The United States’ victory over #1 ranked Spain, a team on a 35 match winning streak, is one of the most significant victories for the US in their soccer history. It can’t be counted as among the best overall victories simply because it didn’t take place on the biggest stage (the World Cup). But it is, without a doubt, one of the most important victories.

The US came into the Confederations Cup hoping to see how it measured up against the world’s best. After 3 consecutive concerning outings in World Cup qualifying, Sam’s Army was ready to hit the panic button after consecutive demoralizing defeats to Italy and Brazil. It was the performance against Brazil that was especially troubling. While the US might be able to blame the result against Italy on a game-changing call by the referee to send off Ricardo Clark in the 34th minute, no one could argue that the US looked timid, poorly organized and played with a lack of heart against Brazil. There were serious reasons to believe that the US’ hopes in the 2010 World Cup were doomed to repeat the failure of the 2006 World Cup in Germany. As a matter of fact, it appeared that the US team was getting worse rather than better.

After soundly defeating a good Egyptian team no one expected the US to put up much of a fight against mighty Spain. I honestly would have taken a 2-o loss to the Spainards, who are clearly a better team from a talent perspective, as long as the US played with more courage and heart. But what the US did was nothing short of remarkable. Spain was clearly the better team, but the US victory was not a fluke. They took advantage of their scoring opportunities and played remarkably disciplined defense. The US was the best team in the stadium on this night.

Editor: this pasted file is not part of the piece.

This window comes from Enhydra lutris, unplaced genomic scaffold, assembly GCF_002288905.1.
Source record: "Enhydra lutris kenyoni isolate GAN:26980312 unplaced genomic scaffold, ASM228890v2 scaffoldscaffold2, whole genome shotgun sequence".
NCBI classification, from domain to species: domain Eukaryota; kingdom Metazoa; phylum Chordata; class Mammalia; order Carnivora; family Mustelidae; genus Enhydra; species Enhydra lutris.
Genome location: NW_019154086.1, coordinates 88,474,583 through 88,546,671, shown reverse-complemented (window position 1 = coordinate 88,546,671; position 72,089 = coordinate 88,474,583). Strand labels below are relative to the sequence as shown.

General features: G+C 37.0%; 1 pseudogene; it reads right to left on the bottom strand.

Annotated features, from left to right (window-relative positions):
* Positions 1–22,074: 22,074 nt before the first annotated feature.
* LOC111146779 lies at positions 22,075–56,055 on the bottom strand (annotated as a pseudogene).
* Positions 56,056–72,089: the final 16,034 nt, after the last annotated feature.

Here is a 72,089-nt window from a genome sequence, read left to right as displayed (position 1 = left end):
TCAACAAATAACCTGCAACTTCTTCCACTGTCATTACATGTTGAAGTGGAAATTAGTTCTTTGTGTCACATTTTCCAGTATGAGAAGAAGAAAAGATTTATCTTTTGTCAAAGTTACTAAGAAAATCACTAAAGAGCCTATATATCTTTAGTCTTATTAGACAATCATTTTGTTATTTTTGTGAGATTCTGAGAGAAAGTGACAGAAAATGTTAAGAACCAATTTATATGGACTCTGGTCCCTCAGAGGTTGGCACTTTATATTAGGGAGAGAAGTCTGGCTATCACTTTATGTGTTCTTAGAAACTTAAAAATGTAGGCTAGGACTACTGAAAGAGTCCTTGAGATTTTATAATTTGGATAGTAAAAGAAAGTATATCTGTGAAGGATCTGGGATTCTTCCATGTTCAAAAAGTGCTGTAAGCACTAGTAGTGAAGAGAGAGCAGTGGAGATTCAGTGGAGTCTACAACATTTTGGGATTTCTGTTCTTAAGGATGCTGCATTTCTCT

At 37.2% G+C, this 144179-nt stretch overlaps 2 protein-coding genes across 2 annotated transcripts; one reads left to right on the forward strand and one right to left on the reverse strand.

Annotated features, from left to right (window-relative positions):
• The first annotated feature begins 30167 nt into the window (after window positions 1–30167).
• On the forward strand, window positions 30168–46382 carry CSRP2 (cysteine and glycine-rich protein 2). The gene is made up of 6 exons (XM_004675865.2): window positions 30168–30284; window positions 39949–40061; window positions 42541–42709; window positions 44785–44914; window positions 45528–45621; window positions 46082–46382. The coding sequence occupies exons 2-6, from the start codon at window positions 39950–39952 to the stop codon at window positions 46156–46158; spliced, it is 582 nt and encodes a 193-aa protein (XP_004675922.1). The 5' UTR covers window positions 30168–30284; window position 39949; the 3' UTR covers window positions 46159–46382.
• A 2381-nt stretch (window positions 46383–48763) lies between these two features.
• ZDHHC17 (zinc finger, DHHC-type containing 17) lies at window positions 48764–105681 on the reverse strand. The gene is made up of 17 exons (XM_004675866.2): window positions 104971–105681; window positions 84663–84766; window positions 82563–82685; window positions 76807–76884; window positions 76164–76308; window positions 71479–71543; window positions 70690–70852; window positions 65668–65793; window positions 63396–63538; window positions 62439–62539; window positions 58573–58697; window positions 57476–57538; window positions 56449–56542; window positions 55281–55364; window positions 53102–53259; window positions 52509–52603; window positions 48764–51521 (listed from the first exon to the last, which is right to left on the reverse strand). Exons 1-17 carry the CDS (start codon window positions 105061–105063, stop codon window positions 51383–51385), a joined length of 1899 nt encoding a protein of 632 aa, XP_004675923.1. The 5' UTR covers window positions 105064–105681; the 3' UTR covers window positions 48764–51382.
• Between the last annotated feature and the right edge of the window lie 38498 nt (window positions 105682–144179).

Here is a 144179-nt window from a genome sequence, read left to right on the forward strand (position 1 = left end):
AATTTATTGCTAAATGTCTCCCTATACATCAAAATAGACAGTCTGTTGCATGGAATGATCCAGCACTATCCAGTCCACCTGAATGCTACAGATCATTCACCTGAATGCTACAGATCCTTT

What does this mean for the US’ fortunes in the 2010 World Cup? The defeat of Spain will certainly raise expectations domestically, but those expectations must be tempered. This team still shows signs of weaknesses, including their inability to eliminate the space in midfield in their defensive third. The US must also show an ability to put together better performances in World Cup qualifying. They must play well against Mexico in Azteca Stadium and against Costa Rica at home and Honduras on the road. The US should win each of those matches. Bob Bradley must also find a way to harness the recklessness with which Michael Bradley and Ricardo Clark play. The US received red cards in 3 of 4 matches. But even with these glaring deficiencies,  there is reason for hope.

It appears that Coach Bob Bradley has figured out how best to utilize both Landon Donovan and Clint Dempsey. Donovan’s play, while often too unselfish, has been remarkably consistent this tournament. He is beginning to show both consistency and leadership. Dempsey still lags too much defensively, but the decisions to start Dempsey wide and move him forward late in the match have paid off as a stroke of genuis, since Dempsey scored in the 74th minute against both Egypt and Spain. Bradley has also found a solid RB in Jonathan Spector, an area of weakness prior to this tournament. The emergence of Jay DeMerit gives Bradley the option of using Carlos Bocanegra at LB, and the US still have Steve Cherundolo due back from injury next month.